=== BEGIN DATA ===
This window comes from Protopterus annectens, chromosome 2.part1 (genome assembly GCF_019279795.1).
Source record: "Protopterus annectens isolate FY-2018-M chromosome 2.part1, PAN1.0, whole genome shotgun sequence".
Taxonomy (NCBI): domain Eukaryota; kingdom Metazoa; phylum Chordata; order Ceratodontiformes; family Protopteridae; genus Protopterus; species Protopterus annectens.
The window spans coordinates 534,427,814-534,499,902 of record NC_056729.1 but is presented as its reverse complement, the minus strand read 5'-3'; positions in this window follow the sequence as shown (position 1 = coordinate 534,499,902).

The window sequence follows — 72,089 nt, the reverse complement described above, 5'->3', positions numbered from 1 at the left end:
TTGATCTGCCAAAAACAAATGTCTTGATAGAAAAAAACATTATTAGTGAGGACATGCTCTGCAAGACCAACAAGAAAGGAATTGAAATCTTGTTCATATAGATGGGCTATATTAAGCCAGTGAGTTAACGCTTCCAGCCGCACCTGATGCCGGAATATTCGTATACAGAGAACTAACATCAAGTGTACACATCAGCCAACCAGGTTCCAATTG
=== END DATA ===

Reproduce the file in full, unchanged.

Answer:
This window comes from Protopterus annectens, chromosome 2.part1 (genome assembly GCF_019279795.1).
Source record: "Protopterus annectens isolate FY-2018-M chromosome 2.part1, PAN1.0, whole genome shotgun sequence".
Taxonomy (NCBI): domain Eukaryota; kingdom Metazoa; phylum Chordata; order Ceratodontiformes; family Protopteridae; genus Protopterus; species Protopterus annectens.
The window spans coordinates 534,427,814-534,499,902 of record NC_056729.1 but is presented as its reverse complement, the minus strand read 5'-3'; positions in this window follow the sequence as shown (position 1 = coordinate 534,499,902).

The window sequence follows — 72,089 nt, the reverse complement described above, 5'->3', positions numbered from 1 at the left end:
TTGATCTGCCAAAAACAAATGTCTTGATAGAAAAAAACATTATTAGTGAGGACATGCTCTGCAAGACCAACAAGAAAGGAATTGAAATCTTGTTCATATAGATGGGCTATATTAAGCCAGTGAGTTAACGCTTCCAGCCGCACCTGATGCCGGAATATTCGTATACAGAGAACTAACATCAAGTGTACACATCAGCCAACCAGGTTCCAATTG